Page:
Emma Rice and Mike Shepherd’s Kneehigh company have excelled at re-imagining fairy-tales and classic films for the stage, presenting versions of The Red Shoes, Brief Encounter and A Matter of Life and Death to great acclaim. For the first time, the company have turned their attention to a French film: Jacques Demy and Michel Legrand’s gorgeous bittersweet musical The Umbrellas of Cherbourg (1964). The results are wonderfully enjoyable. The story of the romance between a young couple, Guy and Genevieve, that’s complicated by separation when Guy is sent on a two year tour of combat in Algeria, the film is a dream of a musical, with its candy-coloured sets and costumes and innovative score by Legrand, not to mention the performances of Catherine Denueve and Nino Castelnuovo, both irresistible as the young lovers. In Kneehigh’s hands the source material becomes an equally glorious fusion of movement, dance, puppetry and song that goes beyond homage to carve out its own distinctive niche. This is a truly delectable production that delights and enchants from its opening moments, when Meow Meow’s Maîtresse clambers through the audience to take her place on stage, from where she serves as our guide to Cherbourg and its denizens. Observer and commentator, her character is the living embodiment of the spirit of the city, viewing the lovers’ travails with a mixture of warm compassion and ironic distance that feels exactly right for a narrative that combines romance and realism in equal measure.
As usual, Kneehigh opt for a highly stylised and eclectic approach to the material. But the disparate elements are united by the strength of Rice’s vision; she adapted, directed and choreographed the show. The production boasts a brilliant set design by Lez Brotherston, beautiful lighting by Malcolm Rippeth, and it is wonderfully sung and performed by all, with Carly Bawden’s Genevieve, Andrew Durand's Guy, Joanna Riding’s Madame Emery and Cynthia Erivo’s Madeleine outstanding. It might be most fun for those who know Demy’s film and are already acquainted with the conversational rhythms and quirks of Legrand’s score, which offers only one instantly hummable number (the immortal “I Will Wait for You”) but which slowly, gradually works its way into the listener’s consciousness. Also of considerable interest is the artful manner in which Rice has woven references to other Demy/Legrand-associated works into the piece. Meow Meow’s Maîtresse is, it transpires, Lola, the titular heroine of Demy’s 1961 film, while the character’s show-stopping number, “Sans Toi,” is drawn from Cleo de 5 à 7, the 1962 film directed by Demy’s wife Agnès Varda, which Legrand also scored and appeared in. Such references give the production a delightful richness of texture for French film buffs, and I was particularly taken with a final visual flourish that transports the show right back into the world of film - and the audience back out onto the city streets.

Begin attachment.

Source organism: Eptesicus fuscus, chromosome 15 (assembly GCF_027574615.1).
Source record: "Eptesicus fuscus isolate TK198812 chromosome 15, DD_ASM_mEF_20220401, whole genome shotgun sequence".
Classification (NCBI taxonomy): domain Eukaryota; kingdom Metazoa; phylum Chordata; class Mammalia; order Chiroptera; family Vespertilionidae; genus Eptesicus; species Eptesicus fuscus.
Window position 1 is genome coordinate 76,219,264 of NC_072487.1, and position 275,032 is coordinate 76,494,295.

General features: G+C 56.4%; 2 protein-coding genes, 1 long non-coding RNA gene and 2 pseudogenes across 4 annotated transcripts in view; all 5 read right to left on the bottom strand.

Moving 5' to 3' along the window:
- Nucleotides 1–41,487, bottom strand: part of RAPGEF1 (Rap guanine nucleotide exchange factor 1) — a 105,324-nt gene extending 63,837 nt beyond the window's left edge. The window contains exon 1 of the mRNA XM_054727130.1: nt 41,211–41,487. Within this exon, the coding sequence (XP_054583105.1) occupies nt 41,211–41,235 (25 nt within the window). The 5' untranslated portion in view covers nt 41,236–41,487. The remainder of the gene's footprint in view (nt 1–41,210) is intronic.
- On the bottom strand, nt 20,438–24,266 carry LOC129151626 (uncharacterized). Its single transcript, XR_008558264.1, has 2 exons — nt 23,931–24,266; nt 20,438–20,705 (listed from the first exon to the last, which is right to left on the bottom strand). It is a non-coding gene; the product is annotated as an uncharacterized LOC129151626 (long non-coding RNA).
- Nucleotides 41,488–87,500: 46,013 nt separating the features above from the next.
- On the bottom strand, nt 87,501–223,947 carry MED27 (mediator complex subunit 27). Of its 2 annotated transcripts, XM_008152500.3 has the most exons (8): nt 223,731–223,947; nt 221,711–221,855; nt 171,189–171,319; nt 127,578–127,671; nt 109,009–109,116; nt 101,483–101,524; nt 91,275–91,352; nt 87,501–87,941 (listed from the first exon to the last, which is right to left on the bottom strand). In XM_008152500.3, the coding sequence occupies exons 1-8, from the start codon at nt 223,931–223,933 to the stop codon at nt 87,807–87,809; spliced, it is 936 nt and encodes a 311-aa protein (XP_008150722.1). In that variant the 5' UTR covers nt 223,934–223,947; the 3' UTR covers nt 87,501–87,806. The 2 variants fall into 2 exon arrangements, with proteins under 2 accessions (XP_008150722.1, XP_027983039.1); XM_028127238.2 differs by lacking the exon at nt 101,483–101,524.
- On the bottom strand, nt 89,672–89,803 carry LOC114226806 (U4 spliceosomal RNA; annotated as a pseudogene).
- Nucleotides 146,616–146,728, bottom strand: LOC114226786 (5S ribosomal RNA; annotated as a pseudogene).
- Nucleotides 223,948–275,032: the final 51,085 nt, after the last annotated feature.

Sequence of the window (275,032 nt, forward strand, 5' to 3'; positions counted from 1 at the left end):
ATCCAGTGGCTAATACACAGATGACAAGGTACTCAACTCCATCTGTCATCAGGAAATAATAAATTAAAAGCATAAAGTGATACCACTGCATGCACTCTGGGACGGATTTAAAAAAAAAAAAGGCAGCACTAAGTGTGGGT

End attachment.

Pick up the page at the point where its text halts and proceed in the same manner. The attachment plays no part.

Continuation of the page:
But the production’s inclusive spirit of play and its lovely poignancy should win over all but the most cynical of audience members. Kneehigh’s conceits are endlessly (and for some tiresomely) "inventive," yet they never swamp the heart of the story, with its mature and thoroughly clear-eyed appraisal of a youthful romance. As our marvellous Maîtresse reminds us: “We are learning the language. Of love.”
Official website here.